UK air traffic bods deny they 'skimped' on IT investment after server mega-fail

'90s kit isn't 'ancient', indignant chief exec tells Parliament

The chief executive of the National Air Traffic Services, Richard Deakin, has denied the body “skimped" on its IT investment after being hauled in front MPs this week to account for its major computer outage.

The cock-up last Friday resulted in 120 flights being cancelled and 500 flights being delayed for 45 minutes, affecting a total of 10,000 passenger.

Appearing in front of the Transport Committee to answer questions on the computer failure, Deakin said: “Investment has been a significant part of our journey since privatisation."

In 2013, the body spent £130m on IT, with a further £575m investment planned over the next five years, he said.

However, business secretary Vince Cable last week accused NATS of skimping on IT investment and leaving itself vulnerable due to its “ancient” technology.

Deakin said that due to safety concerns, it was necessary not to rush upgrades. "Just because the technology is old, does not necessarily mean it is not fit for purpose or doesn’t do the job,” he said. The current system "has its roots in the '90s."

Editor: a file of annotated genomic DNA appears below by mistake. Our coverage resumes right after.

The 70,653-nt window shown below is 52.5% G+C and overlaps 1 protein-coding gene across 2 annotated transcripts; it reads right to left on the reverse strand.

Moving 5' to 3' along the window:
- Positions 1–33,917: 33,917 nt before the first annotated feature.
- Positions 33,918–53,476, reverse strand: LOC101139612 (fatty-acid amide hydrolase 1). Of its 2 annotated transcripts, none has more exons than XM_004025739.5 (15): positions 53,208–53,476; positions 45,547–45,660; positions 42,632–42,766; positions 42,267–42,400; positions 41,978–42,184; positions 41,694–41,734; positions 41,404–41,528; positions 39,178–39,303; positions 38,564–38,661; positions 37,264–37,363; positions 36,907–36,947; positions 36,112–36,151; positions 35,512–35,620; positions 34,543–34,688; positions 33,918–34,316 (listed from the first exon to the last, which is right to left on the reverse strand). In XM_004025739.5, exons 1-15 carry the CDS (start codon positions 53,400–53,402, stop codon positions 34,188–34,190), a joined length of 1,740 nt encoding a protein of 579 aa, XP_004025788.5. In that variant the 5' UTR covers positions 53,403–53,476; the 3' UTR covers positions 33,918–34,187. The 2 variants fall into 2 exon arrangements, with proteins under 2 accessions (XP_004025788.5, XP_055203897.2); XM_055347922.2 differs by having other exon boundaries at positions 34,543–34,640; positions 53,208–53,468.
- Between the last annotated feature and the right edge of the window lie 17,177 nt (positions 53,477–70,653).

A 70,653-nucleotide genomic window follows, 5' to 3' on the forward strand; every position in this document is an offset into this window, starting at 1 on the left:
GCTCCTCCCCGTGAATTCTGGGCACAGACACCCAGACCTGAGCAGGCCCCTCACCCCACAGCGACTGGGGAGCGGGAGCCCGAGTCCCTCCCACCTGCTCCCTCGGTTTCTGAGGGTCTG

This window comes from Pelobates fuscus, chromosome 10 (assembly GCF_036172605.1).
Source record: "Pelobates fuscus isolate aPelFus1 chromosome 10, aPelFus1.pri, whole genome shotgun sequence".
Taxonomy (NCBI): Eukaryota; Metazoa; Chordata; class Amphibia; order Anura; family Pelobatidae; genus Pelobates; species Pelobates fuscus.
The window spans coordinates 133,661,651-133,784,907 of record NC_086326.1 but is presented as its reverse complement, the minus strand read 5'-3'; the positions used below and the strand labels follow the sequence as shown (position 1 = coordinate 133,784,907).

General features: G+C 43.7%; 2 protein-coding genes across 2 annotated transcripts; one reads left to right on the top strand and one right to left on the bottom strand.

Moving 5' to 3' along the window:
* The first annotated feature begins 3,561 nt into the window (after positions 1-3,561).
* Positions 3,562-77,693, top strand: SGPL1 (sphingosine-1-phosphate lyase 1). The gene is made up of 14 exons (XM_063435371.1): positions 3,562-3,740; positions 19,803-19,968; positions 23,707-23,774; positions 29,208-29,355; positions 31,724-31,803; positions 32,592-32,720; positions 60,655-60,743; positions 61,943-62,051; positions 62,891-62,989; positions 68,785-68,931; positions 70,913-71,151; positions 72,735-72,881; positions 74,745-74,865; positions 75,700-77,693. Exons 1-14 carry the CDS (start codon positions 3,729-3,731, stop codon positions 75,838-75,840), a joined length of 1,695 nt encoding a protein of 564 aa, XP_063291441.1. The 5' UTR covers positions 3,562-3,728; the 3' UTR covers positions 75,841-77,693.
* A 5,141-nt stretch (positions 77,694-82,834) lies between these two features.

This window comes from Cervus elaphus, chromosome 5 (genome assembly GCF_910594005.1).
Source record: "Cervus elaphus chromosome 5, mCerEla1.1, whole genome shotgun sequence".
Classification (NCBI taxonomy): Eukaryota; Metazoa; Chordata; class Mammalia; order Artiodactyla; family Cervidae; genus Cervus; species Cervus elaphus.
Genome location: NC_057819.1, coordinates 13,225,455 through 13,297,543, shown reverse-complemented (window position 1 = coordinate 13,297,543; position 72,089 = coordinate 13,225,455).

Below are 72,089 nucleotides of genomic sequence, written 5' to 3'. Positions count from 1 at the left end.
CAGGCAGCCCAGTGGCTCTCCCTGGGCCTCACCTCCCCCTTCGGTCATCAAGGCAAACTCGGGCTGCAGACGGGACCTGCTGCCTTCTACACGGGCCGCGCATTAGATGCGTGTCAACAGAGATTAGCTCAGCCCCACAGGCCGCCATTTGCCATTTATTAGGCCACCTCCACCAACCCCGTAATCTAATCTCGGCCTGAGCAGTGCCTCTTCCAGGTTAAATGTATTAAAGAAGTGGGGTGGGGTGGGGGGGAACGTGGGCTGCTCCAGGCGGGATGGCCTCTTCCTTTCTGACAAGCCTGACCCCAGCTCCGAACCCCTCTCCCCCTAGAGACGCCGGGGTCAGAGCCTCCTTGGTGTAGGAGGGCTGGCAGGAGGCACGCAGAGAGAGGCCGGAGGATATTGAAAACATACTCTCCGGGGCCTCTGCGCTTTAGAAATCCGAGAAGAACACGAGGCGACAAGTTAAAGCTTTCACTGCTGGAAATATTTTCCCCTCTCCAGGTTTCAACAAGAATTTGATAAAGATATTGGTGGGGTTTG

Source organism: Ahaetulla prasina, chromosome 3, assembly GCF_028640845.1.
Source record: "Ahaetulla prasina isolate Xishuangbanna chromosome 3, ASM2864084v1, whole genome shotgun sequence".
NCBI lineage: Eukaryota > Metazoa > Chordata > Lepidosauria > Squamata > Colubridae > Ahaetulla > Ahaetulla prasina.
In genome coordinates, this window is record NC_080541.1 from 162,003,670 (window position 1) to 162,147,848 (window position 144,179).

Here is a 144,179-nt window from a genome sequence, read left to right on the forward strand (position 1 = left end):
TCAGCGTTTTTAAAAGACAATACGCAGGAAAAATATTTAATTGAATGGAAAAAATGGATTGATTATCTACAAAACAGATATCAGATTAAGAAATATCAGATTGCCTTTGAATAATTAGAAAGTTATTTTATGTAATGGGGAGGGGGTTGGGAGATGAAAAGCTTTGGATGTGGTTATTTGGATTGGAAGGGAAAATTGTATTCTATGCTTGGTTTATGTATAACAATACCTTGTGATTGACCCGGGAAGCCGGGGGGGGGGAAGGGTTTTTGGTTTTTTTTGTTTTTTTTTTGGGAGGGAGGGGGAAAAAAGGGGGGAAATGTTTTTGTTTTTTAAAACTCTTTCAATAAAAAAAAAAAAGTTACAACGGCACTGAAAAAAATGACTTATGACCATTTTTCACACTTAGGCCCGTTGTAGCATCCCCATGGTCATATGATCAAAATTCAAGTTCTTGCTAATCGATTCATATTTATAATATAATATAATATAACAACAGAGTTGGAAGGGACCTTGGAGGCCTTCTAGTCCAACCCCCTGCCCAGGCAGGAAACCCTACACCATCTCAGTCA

He said it would be “unrealistic” to expect failures never to occur given the complexity of the systems. “I can't honestly sit here and say we will never have a computer glitch again," he said.

He did add, however, that the specific problems that caused Friday's outage will not happen again.

The UK Civil Aviation Authority (CAA) and NATS have opened a joint independent enquiry into the IT cock-up, which sources whispered to El Reg happened when an IBM S/390 mainframe running the flight data processing system fell over.

Last year 300 flights were cancelled and 1,472 delayed due to a technical fault.

According to NATS, 99.7 per cent of aircraft were not delayed. Of the remaining 0.3 per cent, the average delay was 26 minutes.

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